The Home Office has spent millions of pounds of taxpayers’ money on deportations in a “rush” to remove asylum seekers before the end of the Brexit transition period, with some charter flights carrying only a few people onboard, The Independent can reveal.
New data obtained through freedom of information laws shows that £2.3m was spent on forcibly removing 225 people to European countries in July, August and September this year – double the amount spent on deportation flights in the previous quarter, when 285 people were removed.
On average, the cost of removing each deportee – many of whom were asylum seekers – was just over £10,100, compared with £3,900 in the second quarter of the year. As a comparison, a commercial flight ticket from the UK to Australia costs just over £900.
Some of the charter flights that have left the UK since July 2020 took off with a fraction of the plane’s capacity onboard, with flights to Finland and Sweden carrying six and five people respectively, and one to France carrying a single deportee.
It comes amid concerns that the Home Office is “rushing” through deportations of asylum seekers under Dublin III – a regulation that allows the UK to send refugees back to EU countries they have passed through – which will cease to exist when the Brexit transition period ends on 31 December.
The department has said that once the Dublin III regulation ends, it will implement a new policy of deeming asylum claims of people who have travelled through another safe country as “inadmissible” and striking agreements with EU countries to return them. However, there is no evidence that such agreements have yet been made.
In many recent deportation attempts, asylum seekers have had their removal directions cancelled hours before the flight because lawyers intervened and identified previously unacknowledged vulnerabilities – such as indicators that they were trafficked or concern over their fitness to fly – which made their deportation legally unsound.
A report by the Prison Inspectorate published earlier this month found that late cancellations of removal directions were “not unusual”, with numerous deportees having been taken off charter flights hours before they were due to take off in recent months.
In one case cited in the report, a charter flight to France in October that was due to take 30 deportees – most or all of whom were asylum seekers – ended up deporting just one person, with nine people taken off on the same day as the flight.
Charlie Taylor, HM chief inspector of prisons, said: “Such cancellations were commonplace and suggest that detainees’ vulnerabilities, which often lead to cancellations, are not identified early enough.”
A separate report by the prisons watchdog, published in October, warned that asylum seekers arriving in the UK via small boat often had no access to legal advice and were not screened for vulnerability, even once they were placed in removal centres after being served deportation orders.
This year, the Home Office has adopted an “abridged” interview process for asylum seekers, meaning they are given less time and with fewer questions asked. This has prompted concern among experts that individuals have not been given adequate opportunity to disclose any safeguarding needs or experiences of trafficking.
In November, the High Court ruled that the Home Office may be acting unlawfully in “curtailing” asylum-screening interviews by asking a “narrower” set of questions than those that are identified in the published policy guidance; the judge said this created a “serious risk of injustice and irreversible harm”.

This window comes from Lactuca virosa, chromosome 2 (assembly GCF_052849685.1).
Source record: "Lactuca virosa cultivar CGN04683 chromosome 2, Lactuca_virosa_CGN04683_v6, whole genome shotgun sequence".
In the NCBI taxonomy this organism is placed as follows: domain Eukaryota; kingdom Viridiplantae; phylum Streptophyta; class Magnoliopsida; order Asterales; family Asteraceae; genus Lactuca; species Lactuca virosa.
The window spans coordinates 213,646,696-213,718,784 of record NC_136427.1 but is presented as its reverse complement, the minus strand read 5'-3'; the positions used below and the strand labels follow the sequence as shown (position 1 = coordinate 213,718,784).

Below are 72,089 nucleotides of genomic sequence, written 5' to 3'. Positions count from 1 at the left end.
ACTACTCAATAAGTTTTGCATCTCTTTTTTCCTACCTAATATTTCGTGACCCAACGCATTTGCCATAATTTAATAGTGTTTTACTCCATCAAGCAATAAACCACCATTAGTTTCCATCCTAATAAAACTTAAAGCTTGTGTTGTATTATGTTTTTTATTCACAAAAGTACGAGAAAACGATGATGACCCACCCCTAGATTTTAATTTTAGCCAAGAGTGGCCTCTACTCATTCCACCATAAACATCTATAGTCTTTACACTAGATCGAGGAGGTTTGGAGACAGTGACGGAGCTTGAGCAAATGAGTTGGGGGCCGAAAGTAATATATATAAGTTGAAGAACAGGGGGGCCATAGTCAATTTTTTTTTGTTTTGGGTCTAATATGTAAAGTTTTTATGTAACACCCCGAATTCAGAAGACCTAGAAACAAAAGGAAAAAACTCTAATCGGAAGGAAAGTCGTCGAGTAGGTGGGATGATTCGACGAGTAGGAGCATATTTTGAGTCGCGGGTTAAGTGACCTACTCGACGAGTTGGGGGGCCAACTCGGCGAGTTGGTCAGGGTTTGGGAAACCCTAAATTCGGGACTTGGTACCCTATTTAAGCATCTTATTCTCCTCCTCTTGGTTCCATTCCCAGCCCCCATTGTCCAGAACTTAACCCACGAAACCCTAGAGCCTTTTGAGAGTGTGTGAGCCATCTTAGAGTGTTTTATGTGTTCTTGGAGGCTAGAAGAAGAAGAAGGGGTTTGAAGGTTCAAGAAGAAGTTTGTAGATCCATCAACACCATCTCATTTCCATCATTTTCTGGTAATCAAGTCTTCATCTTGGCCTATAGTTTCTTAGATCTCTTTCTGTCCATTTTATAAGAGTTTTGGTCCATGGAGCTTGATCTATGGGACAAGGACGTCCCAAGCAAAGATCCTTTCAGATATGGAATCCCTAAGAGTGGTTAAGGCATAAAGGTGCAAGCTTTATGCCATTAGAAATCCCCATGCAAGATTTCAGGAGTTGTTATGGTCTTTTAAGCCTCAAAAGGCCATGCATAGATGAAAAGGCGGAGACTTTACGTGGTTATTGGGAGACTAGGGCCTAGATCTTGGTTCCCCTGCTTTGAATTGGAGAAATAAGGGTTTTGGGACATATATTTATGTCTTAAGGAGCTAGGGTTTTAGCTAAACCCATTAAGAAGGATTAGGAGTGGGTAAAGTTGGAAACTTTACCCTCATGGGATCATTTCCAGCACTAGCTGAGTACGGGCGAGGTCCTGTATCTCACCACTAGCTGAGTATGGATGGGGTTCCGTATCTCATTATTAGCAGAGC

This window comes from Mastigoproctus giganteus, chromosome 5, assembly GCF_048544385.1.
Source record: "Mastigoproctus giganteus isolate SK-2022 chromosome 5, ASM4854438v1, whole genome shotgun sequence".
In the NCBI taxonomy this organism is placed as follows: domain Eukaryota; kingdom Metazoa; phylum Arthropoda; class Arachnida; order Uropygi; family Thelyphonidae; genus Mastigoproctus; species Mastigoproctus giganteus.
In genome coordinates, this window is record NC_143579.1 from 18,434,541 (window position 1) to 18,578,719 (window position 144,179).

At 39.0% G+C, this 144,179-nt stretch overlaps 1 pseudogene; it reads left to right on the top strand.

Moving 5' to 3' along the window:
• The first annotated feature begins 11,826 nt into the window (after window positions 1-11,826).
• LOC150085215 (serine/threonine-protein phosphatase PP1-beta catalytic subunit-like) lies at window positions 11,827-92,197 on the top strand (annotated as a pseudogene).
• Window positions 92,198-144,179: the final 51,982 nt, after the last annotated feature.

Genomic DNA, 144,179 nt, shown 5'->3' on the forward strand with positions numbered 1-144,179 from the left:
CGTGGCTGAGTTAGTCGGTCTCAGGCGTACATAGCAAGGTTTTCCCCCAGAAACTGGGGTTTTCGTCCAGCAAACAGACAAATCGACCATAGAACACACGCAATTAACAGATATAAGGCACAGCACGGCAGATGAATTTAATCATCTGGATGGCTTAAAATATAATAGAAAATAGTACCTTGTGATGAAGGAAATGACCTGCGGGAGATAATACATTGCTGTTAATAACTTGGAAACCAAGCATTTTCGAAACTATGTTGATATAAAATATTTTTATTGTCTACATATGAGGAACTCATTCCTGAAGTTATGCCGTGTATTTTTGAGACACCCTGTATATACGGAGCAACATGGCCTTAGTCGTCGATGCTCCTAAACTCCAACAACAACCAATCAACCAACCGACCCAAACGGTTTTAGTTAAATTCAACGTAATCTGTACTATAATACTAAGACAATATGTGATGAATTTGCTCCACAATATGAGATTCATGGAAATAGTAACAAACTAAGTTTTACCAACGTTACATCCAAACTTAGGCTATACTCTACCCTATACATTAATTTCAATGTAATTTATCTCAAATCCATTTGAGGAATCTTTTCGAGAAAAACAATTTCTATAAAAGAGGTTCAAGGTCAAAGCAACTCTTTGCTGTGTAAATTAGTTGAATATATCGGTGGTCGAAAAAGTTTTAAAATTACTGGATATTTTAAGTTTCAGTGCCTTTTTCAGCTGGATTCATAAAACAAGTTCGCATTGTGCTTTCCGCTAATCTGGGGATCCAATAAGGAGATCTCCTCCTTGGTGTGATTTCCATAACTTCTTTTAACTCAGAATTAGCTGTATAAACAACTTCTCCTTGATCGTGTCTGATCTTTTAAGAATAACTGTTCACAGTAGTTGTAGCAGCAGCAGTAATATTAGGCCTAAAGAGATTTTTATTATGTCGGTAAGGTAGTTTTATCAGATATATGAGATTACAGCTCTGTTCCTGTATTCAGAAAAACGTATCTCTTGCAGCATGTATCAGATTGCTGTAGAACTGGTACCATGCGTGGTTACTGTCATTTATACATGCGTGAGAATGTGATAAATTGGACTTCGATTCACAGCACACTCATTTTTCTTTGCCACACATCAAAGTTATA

Sarah Teather, director of the Jesuit Refugee Service UK, said the charity had been supporting people who were facing flights this week who had “clear” indicators of trafficking and slavery, and who had been through a similar “botched process of screening that allowed the government to avoid treating them with humanity”.
Responding to the new figures, she said: “These eye-watering costs make clear that the rush to force asylum seekers and survivors of trafficking on to planes before Brexit was just a show-and-tell exercise all along.
“This is a shameful episode. The most vulnerable individuals who we have a moral obligation to protect are being used as pawns in a bigger media storm, at vast cost to their lives and great cost to the taxpayer.”
Celia Clarke, director of Bail for Immigration Detainees, said the fault for last-minute removal cancellations lay “squarely at the feet of the government for making no enquiries about an individual’s history of trauma or trafficking, and systematically denying access to legal advice until the very last minute”.
She added: “The evidence is beyond dispute and is reiterated by the government’s own inspector. That is why people are forced, in desperation, to make last-minute claims. In addition to the immeasurable human cost, this is a colossal waste of money.”
Bella Sankey, director of Detention Action, said: “While the economy contracts, the Home Office has emptied our pockets, removing trafficking victims to destitution across Europe.
“Charter flights are a national ripoff as well as an assault on basic human rights and access to justice. How much more exploitation have these millions fuelled? And all for the sake of some fleeting headlines.”
A Home Office spokesperson said: “Charter flights are used for a variety of reasons, including to remove highly disruptive individuals who could not be carried on scheduled commercial flights.
“We have run multi-leg charter operations, so the number of returnees to one destination does not reflect the number of passengers on an entire flight but late legal claims can reduce the value for money that we aim to secure from each operation.
“We make no apology for removing dangerous foreign criminals or those who have no right to remain in the UK.”
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